Hyab: I reflect in my PhD thesis on these deeply disturbing stories and memories of desperate people seeking refuge. The push-backs, deportations, abandonment and containment in spaces of abjection typify a notion of humanity that reserves bestiality for the desperate migrants. This is the reality refugees inhabit and that migration scholars like you and I read about and present to the world, for example. This is part of our lived experience. The crux of the matter is that universities are less accessible for people like us, and this inaccessibility limits the capacity for insider knowledge production, dissemination and consumption. From this perspective, the marginalised and their wretched realities, knowledge and languages are left abandoned in situations and relations that deprive them of their human dignity and epistemic voices. On a more optimistic note, I think these violent situations and relations are now being increasingly exposed to the public through the gaze of the media and critical academic work.
Tesfalem: This does not mean that we abandon the closed/controlled praxes; we should open them for critical questioning, structural reforming and systemic change. In other words, we must open them to the possibility of reconstituting the destitute forms of life and knowledge, as Professor Walter Mignolo insists[viii]. If I may return you to our central question, what do you think universities should do better?
Hyab: This is a question that raises more questions, but, I think, universities can do certain little things that can have long term impacts. As Mignolo persuasively argues, Western universities are built on the appropriation and destitution of non-Western knowledge and ways of being. If we take Mignolo’s observation seriously, Western universities have to admit the need for a theory of reconstitution of the other ways of knowing and being that have been left out of their monologic epistemes. So, they can start making changes at two levels: memory and imagination. Universities have to unmask their evolutionary memories. In other words, they have to be absolutely and systemically transparent about their ontic and epistemic traditions as well as their temporal and spatial arrangements. In this way, universities could render violence inoperable, whether it be epistemic or otherwise. I think this can also render inoperable the dehumanising of the humanities and the bestialising of humanity.
The second part of the theory of reconstitution is related to preparing for the future in a way that preserves and cherishes all possibilities and opportunities, known and unknown. You know, imagination stops when we refuse to admit our own fallibility and enduring unknowability. Universities must always seek to be otherwise and know otherwise. There is no harm in rediscovering the past, learning the present and reimagining the future.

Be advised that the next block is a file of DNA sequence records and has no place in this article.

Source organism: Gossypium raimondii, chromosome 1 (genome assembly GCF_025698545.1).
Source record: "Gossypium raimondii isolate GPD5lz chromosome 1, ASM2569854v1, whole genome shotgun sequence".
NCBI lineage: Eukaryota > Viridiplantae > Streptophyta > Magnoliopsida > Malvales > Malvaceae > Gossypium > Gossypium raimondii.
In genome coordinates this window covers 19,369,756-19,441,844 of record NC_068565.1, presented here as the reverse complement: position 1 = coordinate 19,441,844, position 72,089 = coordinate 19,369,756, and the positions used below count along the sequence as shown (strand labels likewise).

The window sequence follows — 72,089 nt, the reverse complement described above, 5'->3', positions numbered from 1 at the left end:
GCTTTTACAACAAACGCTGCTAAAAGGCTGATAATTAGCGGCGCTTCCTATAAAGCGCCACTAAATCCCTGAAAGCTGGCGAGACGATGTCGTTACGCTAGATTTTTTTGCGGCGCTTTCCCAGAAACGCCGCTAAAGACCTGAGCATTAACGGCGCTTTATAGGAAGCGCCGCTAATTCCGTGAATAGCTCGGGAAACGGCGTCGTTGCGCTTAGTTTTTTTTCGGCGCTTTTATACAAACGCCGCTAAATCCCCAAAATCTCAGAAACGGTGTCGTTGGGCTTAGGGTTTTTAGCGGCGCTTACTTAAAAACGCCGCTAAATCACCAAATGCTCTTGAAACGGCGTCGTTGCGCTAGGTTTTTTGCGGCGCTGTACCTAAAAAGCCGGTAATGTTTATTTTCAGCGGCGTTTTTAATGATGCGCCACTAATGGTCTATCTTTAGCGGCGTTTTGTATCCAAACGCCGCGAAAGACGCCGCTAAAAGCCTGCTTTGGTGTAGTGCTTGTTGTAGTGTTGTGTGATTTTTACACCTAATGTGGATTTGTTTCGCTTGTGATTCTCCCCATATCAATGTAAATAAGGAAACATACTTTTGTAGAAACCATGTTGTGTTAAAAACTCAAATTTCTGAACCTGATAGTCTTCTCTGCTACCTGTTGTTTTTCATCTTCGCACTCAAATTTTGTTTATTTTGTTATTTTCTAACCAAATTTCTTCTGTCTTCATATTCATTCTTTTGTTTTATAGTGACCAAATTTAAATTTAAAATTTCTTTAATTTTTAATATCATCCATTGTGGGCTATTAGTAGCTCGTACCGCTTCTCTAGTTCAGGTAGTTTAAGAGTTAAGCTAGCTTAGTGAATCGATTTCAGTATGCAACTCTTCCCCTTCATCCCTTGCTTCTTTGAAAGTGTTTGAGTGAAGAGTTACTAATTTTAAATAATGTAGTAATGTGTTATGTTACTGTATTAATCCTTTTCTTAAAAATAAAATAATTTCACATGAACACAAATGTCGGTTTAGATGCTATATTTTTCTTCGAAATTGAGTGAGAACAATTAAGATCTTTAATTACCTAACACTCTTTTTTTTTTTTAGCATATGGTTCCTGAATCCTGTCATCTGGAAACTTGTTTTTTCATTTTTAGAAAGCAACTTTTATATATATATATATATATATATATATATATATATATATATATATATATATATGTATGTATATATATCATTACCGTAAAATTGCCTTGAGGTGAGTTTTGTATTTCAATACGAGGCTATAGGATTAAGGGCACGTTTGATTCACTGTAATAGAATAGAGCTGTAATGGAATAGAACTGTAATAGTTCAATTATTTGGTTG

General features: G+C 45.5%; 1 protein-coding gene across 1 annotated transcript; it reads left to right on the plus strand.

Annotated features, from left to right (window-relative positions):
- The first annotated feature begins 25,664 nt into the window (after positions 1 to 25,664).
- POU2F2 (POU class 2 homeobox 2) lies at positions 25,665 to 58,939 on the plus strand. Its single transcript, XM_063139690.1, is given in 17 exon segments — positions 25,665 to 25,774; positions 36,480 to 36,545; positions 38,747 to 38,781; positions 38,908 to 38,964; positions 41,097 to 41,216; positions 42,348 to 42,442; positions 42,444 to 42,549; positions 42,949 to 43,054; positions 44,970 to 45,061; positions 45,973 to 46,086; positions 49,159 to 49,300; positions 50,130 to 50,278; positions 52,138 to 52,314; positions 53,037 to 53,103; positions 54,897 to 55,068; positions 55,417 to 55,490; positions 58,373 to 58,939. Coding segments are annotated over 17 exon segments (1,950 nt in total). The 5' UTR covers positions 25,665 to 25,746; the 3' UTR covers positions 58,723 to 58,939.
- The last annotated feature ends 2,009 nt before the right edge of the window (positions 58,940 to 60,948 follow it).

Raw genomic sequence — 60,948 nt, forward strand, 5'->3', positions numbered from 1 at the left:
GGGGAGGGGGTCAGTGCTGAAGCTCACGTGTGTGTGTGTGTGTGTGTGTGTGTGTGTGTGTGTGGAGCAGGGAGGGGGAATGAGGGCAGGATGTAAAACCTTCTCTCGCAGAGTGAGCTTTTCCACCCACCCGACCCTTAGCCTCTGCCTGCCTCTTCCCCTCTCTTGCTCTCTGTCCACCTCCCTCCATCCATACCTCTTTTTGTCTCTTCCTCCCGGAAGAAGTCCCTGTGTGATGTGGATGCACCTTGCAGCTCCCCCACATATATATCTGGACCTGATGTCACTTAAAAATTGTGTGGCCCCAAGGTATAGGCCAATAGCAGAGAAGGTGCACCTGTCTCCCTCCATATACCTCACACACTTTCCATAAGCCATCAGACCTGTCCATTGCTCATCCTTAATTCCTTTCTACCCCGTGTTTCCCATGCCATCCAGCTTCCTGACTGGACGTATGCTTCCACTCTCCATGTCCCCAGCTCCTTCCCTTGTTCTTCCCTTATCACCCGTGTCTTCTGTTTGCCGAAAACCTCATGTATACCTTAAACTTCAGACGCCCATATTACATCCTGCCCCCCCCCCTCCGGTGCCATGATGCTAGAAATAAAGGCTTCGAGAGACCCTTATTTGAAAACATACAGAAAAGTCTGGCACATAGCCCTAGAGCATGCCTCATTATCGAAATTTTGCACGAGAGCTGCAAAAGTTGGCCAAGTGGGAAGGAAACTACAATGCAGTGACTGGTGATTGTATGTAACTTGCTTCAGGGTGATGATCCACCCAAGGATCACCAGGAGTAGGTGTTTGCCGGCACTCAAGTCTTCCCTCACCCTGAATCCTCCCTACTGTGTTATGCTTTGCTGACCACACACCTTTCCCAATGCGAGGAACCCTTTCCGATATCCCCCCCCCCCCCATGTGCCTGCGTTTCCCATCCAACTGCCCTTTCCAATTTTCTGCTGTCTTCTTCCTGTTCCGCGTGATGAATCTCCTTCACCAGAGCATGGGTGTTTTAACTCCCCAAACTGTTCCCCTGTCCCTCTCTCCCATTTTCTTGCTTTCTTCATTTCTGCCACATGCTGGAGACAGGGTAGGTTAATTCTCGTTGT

Tesfalem: And the pain is in both memories and the imagination. I mean that the marginalised and the destitute have the capacity to continue suffering from both what has happened to them in the past and from what they fear might happen to them in the future.
Hyab: Yes, that is why we need to unlearn Western hegemony that destitutes other ways of knowing and inferiorises other forms of being. This is an urgent task.
[i] Thomas M. Diehm and Marceline M. Lazzari, “The University’s Role in Promoting Human Rights Through Nurturing Human Diversities,” Journal of Gay & Lesbian Social Services 13, no. 1–2 (2008): 172, https://doi.org/10.1300/J041v13n01_12.
[ii] Diehm and Lazzari, 1985.
[iii] Gurminder K. Bhambra, Kerem Nişancıoğlu, and Dalia Gebrial, “Decolonising the University in 2020,” Identities 27, no. 4 (July 3, 2020): 512, https://doi.org/10.1080/1070289X.2020.1753415.
[iv] Bhambra, Nişancıoğlu, and Gebrial, 512–13.
[v] Catherine Walsh, “Decolonial Praxis,” in International Academy of Practical Theology. Conference Series, vol. 2, 2021, 11.
[vi] Gabriela A. Veronelli, “The Coloniality of Language: Race, Expressivity, Power, and the Darker Side of Modernity.,” Wagadu: A Journal of Transnational Women’s & Gender Studies 13 (2015): 127.
[vii] Giorgio Agamben, State of Exception (Chicago: University of Chicago Press, 2005).
[viii] Walter D. Mignolo, Local Histories/Global Designs: Coloniality, Subaltern Knowledges, and Border Thinking, 1st ed. (Princeton University Press, 2012), https://doi.org/10.23943/princeton/9780691156095.001.0001.
First published: 18 January 2022